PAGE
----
Airmen reign, shine over weather operations in Iraq

  • Published
  • By Senior Airman Alyssa C. Miles
  • U.S. Air Forces Central Public Affairs
Two weather Airmen used their weather equipment and knowledge to provide on-the-job training to seven Iraqi air force weather lieutenants here Aug. 16.

The training's focus revolved around the set-up, up-keep and function of a tactical meteorological observation system, a portable device which allows its user to obtain weather data used in taking several different weather observations, including wind speed and direction, cloud height, rain, temperature and humidity.

The training instructors, Tech. Sgt. Terry Hutton, Weather Systems Support team leader, and Senior Airman Daniel Jamison, WSS technician, serve day-to-day as the only weather system team in Iraq and perform maintenance on devices when they are not functioning properly.

"Our mission is to have 100 percent fully mission capable weather systems throughout the area of responsibility," said Airman Jamison. "Basically, getting our system up and going allows for safe travel of troops, special operations missions, medevac, cargo and any transportation needed throughout the AOR."

While there are more than four different devices the pair, both deployed from Hurlburt Field, Fla., can use throughout the AOR for an accurate weather reading, the TMOS is used most frequently, and was the foundation of the Iraqi's training.

"This system makes for quick set-up in a tactical environment," Airman Jamison said. "Obviously you wouldn't have time to set up a fixed weather system. It would take a lot of time for it to be set up, calibrated and get it up and ready to go. The TMOS is just in a box -- you grab the box, pull it out, set it up and you're done."

"This system has been used since the beginning of the war," he continued. "We have multiple systems out at multiple sites - it's used constantly."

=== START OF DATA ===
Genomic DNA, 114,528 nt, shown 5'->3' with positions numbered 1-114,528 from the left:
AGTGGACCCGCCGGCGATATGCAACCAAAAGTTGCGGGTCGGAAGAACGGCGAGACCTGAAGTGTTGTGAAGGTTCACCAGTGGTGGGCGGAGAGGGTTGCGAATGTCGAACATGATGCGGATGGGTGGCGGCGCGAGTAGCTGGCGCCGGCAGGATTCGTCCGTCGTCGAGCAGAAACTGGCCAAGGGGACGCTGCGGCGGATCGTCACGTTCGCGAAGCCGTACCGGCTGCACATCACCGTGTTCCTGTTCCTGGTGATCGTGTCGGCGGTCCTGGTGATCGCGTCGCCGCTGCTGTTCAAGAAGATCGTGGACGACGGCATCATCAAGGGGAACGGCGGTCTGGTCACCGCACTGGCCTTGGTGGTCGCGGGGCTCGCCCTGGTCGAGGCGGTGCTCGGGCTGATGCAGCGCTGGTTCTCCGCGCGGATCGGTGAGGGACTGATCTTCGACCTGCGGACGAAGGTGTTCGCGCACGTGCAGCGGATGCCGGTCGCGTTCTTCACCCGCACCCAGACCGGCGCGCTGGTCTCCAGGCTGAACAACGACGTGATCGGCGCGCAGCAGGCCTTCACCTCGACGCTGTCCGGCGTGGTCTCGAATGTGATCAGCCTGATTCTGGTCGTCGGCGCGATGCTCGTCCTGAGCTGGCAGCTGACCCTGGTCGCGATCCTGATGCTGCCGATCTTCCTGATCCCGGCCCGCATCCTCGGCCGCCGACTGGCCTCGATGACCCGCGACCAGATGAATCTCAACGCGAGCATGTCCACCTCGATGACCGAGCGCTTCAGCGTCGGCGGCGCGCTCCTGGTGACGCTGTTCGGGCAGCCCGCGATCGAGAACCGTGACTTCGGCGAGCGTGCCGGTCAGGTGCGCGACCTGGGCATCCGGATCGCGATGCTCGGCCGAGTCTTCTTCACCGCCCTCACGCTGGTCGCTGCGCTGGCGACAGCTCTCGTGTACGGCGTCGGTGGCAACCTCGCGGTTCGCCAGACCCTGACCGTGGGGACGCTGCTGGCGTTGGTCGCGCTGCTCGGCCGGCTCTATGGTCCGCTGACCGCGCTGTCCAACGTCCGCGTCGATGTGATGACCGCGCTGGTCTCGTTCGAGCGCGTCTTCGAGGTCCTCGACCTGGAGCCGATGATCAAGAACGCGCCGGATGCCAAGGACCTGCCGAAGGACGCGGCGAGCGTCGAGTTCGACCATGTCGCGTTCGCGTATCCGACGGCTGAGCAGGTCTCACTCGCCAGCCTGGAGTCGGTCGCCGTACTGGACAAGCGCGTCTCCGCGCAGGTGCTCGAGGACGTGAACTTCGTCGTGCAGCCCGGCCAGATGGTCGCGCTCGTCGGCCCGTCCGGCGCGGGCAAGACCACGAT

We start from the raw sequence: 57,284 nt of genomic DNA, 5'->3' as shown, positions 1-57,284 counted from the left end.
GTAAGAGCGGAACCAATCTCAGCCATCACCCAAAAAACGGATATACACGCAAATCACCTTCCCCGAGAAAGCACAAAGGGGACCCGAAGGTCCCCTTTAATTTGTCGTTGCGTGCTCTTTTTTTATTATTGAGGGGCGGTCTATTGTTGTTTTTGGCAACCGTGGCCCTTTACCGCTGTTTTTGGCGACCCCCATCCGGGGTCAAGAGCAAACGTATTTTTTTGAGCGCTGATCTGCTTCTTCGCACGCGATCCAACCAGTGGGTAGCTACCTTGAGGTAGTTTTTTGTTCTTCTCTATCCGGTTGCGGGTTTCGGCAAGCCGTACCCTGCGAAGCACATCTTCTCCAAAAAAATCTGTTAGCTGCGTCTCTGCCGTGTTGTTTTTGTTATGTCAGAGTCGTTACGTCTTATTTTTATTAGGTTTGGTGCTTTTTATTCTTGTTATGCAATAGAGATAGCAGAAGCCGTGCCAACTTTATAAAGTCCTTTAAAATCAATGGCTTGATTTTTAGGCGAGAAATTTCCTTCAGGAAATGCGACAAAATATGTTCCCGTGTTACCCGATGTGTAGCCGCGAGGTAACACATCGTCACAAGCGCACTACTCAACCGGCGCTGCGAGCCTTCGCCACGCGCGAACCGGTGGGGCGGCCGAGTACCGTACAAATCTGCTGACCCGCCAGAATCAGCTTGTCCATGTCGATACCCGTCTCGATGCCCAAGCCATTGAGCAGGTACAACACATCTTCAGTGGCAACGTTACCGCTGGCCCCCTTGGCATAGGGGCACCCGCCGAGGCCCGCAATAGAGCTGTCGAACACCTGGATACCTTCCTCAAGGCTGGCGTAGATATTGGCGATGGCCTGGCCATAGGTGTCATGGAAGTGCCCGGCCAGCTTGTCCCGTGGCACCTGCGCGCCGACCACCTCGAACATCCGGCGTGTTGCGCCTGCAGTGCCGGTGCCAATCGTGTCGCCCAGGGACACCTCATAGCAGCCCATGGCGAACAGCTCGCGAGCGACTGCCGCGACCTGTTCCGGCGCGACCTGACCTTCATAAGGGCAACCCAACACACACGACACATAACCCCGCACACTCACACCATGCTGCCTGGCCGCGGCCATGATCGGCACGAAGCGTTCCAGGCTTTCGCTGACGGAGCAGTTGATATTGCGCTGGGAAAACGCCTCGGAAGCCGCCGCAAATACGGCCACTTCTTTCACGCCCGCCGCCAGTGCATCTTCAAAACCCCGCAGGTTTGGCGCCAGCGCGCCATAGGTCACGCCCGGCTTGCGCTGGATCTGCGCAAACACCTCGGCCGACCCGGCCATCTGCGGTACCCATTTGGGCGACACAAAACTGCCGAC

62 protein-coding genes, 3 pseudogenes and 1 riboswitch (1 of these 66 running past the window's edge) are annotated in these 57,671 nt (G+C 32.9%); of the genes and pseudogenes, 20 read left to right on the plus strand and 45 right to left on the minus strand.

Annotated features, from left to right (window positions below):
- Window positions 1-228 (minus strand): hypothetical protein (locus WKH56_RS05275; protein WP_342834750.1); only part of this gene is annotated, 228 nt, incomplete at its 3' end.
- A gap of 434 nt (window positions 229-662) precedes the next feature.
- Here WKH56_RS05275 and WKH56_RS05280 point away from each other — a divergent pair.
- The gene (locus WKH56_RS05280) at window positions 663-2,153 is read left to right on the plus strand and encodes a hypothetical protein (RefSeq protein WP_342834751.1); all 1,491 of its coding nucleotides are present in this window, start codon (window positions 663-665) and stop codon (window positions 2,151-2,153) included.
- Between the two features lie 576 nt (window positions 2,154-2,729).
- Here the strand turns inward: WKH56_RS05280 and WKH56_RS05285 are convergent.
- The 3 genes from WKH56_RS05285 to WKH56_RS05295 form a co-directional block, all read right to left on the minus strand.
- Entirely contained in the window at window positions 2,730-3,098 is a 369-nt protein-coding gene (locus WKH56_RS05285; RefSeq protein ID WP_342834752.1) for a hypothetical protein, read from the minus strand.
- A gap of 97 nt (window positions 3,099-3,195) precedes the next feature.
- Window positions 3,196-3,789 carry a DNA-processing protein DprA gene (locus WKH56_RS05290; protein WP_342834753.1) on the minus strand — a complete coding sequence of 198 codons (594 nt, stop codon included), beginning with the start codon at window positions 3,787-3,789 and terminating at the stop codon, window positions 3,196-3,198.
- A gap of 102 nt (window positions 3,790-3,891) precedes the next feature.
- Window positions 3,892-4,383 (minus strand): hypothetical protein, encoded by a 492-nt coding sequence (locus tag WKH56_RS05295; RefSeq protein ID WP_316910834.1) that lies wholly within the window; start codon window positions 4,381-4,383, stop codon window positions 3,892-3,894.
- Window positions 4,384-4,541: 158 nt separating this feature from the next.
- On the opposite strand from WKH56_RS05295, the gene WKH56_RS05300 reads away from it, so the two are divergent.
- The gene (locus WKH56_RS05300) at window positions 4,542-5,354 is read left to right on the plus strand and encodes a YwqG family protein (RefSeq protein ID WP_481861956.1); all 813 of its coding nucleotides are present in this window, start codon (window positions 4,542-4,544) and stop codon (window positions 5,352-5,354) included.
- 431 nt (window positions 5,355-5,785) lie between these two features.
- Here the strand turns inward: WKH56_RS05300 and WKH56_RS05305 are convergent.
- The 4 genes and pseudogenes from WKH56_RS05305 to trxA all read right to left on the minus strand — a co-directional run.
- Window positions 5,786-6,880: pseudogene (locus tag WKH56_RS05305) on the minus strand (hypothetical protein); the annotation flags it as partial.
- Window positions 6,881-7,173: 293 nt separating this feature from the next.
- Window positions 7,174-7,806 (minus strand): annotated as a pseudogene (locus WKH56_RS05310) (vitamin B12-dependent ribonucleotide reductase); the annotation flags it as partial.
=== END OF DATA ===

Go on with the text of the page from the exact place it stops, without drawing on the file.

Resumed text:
According to Iraqi air force Director of the Meteorological Department, Colonel Salman, his airmen spent time reading about the equipment in preparation for on-the-job training.
This training is very important for Iraqi weather airmen because this is the first time we were able to work on this kind of machine, the colonel said.

The colonel added that he and his team are training on the equipment now so they can use it on the Iraqi side. They plan to put this device on every base in Iraq - army and air force - sometime in the future.

"It was important to Colonel Salman that each one of them had a hands-on experience setting up the TMOS, so I believe they all learned quite a bit from the experience," said Lt. Col. Marvin Treu, Multi-National Force-Iraq Joint Meteorological and Oceanographic officer, deployed from Offutt Air Force Base, Neb. "The lieutenants are hard working and motivated. They are already providing weather briefings for exercise and operational Iraqi air force missions, as well as learning how to set up and operate the latest tactical weather observing equipment."

"I am confident the Iraqi air force weather officers are going to develop the skills to be able to confidently and successfully support all the future missions of the Iraqi air force," the Murrysville, Penn., native continued.

With the training complete, Troy, Mich., native Airman Jamison says the Iraqis may now get constant weather updates around the local area.

"Today's training felt pretty good," Airman Jamison said. "This was the first step in the scheme of getting the Iraqis to take over their weather forecasting. It will help them out a lot in the future."

Iraqi air force weather advisor Maj. Barry Hunte, deployed from Keesler Air Force Base, Miss., says the OJT the weather airmen received is not the only lesson they have learned.

"The training is very important in not just helping the Iraqi weather department become better at their jobs," the Momence, Ill., native said, "but it is also showing that working together and learning about each other is very important to both fellow Americans and Iraqis, so that we can be viable partners. I'm looking forward to the next eight months of advising Colonel Salman and working with the Iraqi weather lieutenants and watching them grow."